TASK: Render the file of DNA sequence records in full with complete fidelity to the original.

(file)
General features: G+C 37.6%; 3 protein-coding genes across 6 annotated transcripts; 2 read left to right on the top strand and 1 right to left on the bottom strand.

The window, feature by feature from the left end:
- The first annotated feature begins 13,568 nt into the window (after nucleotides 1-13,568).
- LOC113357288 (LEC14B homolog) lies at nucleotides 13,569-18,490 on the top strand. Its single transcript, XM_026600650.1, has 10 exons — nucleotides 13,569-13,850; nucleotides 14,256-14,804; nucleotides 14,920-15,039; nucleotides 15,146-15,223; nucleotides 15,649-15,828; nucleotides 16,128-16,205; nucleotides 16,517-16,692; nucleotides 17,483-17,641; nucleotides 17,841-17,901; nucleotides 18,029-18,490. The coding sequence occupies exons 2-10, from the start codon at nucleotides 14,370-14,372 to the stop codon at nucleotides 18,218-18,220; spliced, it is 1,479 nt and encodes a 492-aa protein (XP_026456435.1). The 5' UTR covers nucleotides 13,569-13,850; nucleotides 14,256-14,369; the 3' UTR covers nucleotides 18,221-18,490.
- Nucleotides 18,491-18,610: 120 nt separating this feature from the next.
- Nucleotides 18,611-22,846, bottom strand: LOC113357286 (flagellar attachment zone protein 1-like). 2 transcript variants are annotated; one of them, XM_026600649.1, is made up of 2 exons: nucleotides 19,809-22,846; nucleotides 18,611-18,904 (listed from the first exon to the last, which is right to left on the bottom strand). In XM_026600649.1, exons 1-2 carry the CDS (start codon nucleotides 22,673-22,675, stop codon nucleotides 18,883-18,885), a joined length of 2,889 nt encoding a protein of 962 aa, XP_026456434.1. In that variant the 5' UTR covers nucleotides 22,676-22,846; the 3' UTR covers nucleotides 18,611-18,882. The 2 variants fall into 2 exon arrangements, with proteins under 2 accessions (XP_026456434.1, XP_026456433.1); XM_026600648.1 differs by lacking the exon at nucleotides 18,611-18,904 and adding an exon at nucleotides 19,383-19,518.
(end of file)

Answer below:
General features: G+C 37.6%; 3 protein-coding genes across 6 annotated transcripts; 2 read left to right on the top strand and 1 right to left on the bottom strand.

The window, feature by feature from the left end:
- The first annotated feature begins 13,568 nt into the window (after nucleotides 1-13,568).
- LOC113357288 (LEC14B homolog) lies at nucleotides 13,569-18,490 on the top strand. Its single transcript, XM_026600650.1, has 10 exons — nucleotides 13,569-13,850; nucleotides 14,256-14,804; nucleotides 14,920-15,039; nucleotides 15,146-15,223; nucleotides 15,649-15,828; nucleotides 16,128-16,205; nucleotides 16,517-16,692; nucleotides 17,483-17,641; nucleotides 17,841-17,901; nucleotides 18,029-18,490. The coding sequence occupies exons 2-10, from the start codon at nucleotides 14,370-14,372 to the stop codon at nucleotides 18,218-18,220; spliced, it is 1,479 nt and encodes a 492-aa protein (XP_026456435.1). The 5' UTR covers nucleotides 13,569-13,850; nucleotides 14,256-14,369; the 3' UTR covers nucleotides 18,221-18,490.
- Nucleotides 18,491-18,610: 120 nt separating this feature from the next.
- Nucleotides 18,611-22,846, bottom strand: LOC113357286 (flagellar attachment zone protein 1-like). 2 transcript variants are annotated; one of them, XM_026600649.1, is made up of 2 exons: nucleotides 19,809-22,846; nucleotides 18,611-18,904 (listed from the first exon to the last, which is right to left on the bottom strand). In XM_026600649.1, exons 1-2 carry the CDS (start codon nucleotides 22,673-22,675, stop codon nucleotides 18,883-18,885), a joined length of 2,889 nt encoding a protein of 962 aa, XP_026456434.1. In that variant the 5' UTR covers nucleotides 22,676-22,846; the 3' UTR covers nucleotides 18,611-18,882. The 2 variants fall into 2 exon arrangements, with proteins under 2 accessions (XP_026456434.1, XP_026456433.1); XM_026600648.1 differs by lacking the exon at nucleotides 18,611-18,904 and adding an exon at nucleotides 19,383-19,518.